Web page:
The term grief tourism (also called dark tourism or Thanatourism) was coined in 1997 to describe the phenomenon of traveling to historic sites related to tragedy or disaster. This paper will examine and compare some of the most visited sites of such atrocities, including European concentration camps related to the Holocaust, Ground Zero in New York City, and the killing fields in Cambodia to examine the following questions: What motivates visitors to seek such sites? How is the past commemorated and presented at the sites? Finally, what do these sites reveal about the politics of public memory?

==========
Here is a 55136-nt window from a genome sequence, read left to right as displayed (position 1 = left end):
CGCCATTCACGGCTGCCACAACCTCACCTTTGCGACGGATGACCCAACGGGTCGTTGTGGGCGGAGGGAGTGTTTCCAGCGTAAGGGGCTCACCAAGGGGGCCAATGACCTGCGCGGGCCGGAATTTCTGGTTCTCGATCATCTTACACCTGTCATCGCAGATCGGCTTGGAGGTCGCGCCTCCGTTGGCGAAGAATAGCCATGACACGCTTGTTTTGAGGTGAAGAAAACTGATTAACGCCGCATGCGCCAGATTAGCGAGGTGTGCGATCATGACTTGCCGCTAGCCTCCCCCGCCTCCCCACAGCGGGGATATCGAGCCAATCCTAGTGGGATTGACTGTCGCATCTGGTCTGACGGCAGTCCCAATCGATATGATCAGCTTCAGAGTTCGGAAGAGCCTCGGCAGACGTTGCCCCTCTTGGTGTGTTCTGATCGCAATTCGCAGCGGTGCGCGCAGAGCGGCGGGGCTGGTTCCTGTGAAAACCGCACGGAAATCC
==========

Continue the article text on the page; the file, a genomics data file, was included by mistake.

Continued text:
|Keywords:||Public Memory, Grief Tourism, Historic Sites, Commemoration|
Associate Professor, College of Humanities and Social Sciences, Kennesaw State University, Kennesaw, Georgia, USA
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